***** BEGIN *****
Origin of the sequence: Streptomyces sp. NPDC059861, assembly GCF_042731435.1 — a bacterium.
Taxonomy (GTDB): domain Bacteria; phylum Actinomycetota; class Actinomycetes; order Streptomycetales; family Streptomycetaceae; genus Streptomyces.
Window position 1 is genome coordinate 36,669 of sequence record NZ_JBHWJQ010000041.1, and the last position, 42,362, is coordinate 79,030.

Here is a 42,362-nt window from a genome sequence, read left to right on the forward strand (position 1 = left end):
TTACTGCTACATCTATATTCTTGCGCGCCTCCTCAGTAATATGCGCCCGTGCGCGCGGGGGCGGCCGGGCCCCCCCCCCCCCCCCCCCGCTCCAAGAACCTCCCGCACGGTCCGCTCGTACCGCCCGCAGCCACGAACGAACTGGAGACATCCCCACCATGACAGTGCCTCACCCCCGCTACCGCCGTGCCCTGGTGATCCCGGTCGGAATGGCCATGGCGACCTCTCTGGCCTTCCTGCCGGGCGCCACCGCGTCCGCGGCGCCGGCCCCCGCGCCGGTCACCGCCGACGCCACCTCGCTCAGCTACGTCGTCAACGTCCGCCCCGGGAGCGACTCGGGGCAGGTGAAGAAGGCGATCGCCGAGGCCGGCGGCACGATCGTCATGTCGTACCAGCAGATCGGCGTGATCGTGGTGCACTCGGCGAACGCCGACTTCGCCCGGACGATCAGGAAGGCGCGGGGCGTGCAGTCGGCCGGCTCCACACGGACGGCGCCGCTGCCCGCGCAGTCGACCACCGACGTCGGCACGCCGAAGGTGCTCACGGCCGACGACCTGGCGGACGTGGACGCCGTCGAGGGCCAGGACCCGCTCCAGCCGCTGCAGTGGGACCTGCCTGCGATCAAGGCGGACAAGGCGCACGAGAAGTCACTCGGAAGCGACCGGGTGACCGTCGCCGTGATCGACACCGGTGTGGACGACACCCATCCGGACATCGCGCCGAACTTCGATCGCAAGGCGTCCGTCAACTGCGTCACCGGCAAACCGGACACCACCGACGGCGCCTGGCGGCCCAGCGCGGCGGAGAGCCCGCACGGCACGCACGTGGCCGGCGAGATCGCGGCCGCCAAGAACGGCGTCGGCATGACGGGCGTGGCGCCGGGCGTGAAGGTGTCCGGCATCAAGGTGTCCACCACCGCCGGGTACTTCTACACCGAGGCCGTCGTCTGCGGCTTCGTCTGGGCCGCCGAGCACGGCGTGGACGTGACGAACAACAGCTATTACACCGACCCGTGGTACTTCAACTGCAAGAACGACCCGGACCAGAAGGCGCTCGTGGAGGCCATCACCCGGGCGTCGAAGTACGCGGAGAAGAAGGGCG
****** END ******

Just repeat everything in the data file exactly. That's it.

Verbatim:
Origin of the sequence: Streptomyces sp. NPDC059861, assembly GCF_042731435.1 — a bacterium.
Taxonomy (GTDB): domain Bacteria; phylum Actinomycetota; class Actinomycetes; order Streptomycetales; family Streptomycetaceae; genus Streptomyces.
Window position 1 is genome coordinate 36,669 of sequence record NZ_JBHWJQ010000041.1, and the last position, 42,362, is coordinate 79,030.

Here is a 42,362-nt window from a genome sequence, read left to right on the forward strand (position 1 = left end):
TTACTGCTACATCTATATTCTTGCGCGCCTCCTCAGTAATATGCGCCCGTGCGCGCGGGGGCGGCCGGGCCCCCCCCCCCCCCCCCCCGCTCCAAGAACCTCCCGCACGGTCCGCTCGTACCGCCCGCAGCCACGAACGAACTGGAGACATCCCCACCATGACAGTGCCTCACCCCCGCTACCGCCGTGCCCTGGTGATCCCGGTCGGAATGGCCATGGCGACCTCTCTGGCCTTCCTGCCGGGCGCCACCGCGTCCGCGGCGCCGGCCCCCGCGCCGGTCACCGCCGACGCCACCTCGCTCAGCTACGTCGTCAACGTCCGCCCCGGGAGCGACTCGGGGCAGGTGAAGAAGGCGATCGCCGAGGCCGGCGGCACGATCGTCATGTCGTACCAGCAGATCGGCGTGATCGTGGTGCACTCGGCGAACGCCGACTTCGCCCGGACGATCAGGAAGGCGCGGGGCGTGCAGTCGGCCGGCTCCACACGGACGGCGCCGCTGCCCGCGCAGTCGACCACCGACGTCGGCACGCCGAAGGTGCTCACGGCCGACGACCTGGCGGACGTGGACGCCGTCGAGGGCCAGGACCCGCTCCAGCCGCTGCAGTGGGACCTGCCTGCGATCAAGGCGGACAAGGCGCACGAGAAGTCACTCGGAAGCGACCGGGTGACCGTCGCCGTGATCGACACCGGTGTGGACGACACCCATCCGGACATCGCGCCGAACTTCGATCGCAAGGCGTCCGTCAACTGCGTCACCGGCAAACCGGACACCACCGACGGCGCCTGGCGGCCCAGCGCGGCGGAGAGCCCGCACGGCACGCACGTGGCCGGCGAGATCGCGGCCGCCAAGAACGGCGTCGGCATGACGGGCGTGGCGCCGGGCGTGAAGGTGTCCGGCATCAAGGTGTCCACCACCGCCGGGTACTTCTACACCGAGGCCGTCGTCTGCGGCTTCGTCTGGGCCGCCGAGCACGGCGTGGACGTGACGAACAACAGCTATTACACCGACCCGTGGTACTTCAACTGCAAGAACGACCCGGACCAGAAGGCGCTCGTGGAGGCCATCACCCGGGCGTCGAAGTACGCGGAGAAGAAGGGCG